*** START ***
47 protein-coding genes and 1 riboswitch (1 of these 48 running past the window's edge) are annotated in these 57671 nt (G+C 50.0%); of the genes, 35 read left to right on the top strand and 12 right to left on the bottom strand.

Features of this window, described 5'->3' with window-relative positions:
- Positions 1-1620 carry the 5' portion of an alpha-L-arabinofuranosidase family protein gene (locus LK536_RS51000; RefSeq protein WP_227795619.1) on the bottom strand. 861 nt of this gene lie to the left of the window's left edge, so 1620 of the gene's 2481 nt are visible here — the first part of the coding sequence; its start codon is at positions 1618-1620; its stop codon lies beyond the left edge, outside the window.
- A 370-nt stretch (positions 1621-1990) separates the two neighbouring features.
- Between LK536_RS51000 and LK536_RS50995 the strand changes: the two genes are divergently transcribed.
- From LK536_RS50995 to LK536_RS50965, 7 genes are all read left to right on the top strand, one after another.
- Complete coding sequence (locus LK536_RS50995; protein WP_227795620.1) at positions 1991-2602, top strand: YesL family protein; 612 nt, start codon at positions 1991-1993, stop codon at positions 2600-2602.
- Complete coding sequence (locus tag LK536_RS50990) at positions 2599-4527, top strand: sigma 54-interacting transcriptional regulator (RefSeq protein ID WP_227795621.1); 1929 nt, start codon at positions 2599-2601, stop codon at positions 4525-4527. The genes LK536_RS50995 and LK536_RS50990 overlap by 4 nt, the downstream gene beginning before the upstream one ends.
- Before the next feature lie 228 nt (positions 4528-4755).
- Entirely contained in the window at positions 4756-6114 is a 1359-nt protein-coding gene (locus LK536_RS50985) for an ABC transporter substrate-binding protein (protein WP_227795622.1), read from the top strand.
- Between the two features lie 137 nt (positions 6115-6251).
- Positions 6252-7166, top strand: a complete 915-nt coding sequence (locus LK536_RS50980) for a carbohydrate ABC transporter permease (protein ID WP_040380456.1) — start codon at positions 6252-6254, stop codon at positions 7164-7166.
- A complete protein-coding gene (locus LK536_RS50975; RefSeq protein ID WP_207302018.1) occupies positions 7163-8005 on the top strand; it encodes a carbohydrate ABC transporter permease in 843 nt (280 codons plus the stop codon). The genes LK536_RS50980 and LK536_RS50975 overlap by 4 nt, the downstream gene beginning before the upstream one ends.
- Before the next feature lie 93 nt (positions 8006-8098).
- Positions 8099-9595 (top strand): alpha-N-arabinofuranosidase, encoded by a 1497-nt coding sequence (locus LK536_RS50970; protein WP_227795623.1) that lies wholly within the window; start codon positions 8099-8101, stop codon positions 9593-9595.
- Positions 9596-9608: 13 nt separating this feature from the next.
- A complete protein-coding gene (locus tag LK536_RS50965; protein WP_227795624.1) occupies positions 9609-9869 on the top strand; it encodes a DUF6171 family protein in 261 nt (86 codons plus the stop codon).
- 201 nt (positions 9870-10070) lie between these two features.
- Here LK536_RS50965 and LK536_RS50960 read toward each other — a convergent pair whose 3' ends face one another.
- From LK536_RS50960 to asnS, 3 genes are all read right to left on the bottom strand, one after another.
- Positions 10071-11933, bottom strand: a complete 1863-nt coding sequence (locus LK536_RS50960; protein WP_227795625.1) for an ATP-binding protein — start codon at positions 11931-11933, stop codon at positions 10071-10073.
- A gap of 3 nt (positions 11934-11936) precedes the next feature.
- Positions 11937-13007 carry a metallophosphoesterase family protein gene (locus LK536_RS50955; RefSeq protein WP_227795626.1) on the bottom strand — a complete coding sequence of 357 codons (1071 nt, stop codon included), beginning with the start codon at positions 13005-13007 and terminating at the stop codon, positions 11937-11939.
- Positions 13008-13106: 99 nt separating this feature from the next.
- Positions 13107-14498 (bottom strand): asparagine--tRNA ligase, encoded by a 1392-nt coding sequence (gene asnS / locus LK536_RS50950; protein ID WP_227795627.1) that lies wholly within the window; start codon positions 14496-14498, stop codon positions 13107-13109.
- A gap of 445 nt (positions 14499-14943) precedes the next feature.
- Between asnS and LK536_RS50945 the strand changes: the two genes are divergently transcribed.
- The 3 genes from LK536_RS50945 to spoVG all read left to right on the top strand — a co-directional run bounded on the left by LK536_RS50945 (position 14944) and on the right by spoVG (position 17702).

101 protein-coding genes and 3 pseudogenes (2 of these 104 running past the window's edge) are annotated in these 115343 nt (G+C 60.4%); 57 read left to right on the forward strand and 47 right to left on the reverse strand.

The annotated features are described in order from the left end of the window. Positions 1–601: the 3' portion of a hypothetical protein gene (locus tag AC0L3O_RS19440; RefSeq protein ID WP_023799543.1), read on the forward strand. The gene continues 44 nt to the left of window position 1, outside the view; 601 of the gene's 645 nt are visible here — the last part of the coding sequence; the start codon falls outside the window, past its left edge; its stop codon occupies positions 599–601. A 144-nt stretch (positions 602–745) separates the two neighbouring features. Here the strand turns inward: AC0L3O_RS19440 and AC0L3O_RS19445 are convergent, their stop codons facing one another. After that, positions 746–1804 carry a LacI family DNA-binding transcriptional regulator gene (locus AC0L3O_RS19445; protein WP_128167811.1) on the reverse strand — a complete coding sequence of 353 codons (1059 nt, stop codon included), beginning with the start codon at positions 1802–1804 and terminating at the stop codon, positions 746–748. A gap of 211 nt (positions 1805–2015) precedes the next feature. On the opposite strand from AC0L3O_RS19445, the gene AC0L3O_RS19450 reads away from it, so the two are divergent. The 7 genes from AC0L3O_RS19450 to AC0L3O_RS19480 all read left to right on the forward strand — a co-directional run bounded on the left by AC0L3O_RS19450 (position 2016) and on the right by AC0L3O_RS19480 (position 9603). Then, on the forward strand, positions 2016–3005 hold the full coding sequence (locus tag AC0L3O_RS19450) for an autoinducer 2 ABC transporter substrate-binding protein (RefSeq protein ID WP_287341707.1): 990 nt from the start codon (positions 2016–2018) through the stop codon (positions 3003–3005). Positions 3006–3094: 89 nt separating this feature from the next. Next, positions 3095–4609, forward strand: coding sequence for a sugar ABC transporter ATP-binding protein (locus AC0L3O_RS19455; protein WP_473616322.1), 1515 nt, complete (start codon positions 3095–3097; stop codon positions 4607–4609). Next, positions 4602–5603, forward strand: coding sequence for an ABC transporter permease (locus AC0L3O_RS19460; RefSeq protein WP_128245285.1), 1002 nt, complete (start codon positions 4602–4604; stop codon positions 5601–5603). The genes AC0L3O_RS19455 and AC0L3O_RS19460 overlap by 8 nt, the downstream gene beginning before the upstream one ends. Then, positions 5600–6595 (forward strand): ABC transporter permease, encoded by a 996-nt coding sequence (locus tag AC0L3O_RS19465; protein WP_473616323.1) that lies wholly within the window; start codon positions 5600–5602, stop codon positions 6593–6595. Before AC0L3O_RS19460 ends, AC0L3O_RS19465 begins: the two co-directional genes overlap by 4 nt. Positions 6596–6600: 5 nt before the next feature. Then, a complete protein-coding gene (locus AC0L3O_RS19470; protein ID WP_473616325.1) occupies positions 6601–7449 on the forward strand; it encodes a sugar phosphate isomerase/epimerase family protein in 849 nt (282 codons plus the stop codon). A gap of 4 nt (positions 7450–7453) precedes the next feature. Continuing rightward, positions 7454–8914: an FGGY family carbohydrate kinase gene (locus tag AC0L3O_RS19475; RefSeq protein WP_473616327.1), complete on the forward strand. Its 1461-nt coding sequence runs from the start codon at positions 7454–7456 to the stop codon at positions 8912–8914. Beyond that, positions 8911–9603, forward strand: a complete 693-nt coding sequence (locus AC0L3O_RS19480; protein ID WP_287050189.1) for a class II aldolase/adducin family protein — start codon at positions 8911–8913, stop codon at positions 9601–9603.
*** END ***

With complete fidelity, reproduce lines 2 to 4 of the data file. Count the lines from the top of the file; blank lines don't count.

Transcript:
Features of this window, described 5'->3' with window-relative positions:
- Positions 1-1620 carry the 5' portion of an alpha-L-arabinofuranosidase family protein gene (locus LK536_RS51000; RefSeq protein WP_227795619.1) on the bottom strand. 861 nt of this gene lie to the left of the window's left edge, so 1620 of the gene's 2481 nt are visible here — the first part of the coding sequence; its start codon is at positions 1618-1620; its stop codon lies beyond the left edge, outside the window.
- A 370-nt stretch (positions 1621-1990) separates the two neighbouring features.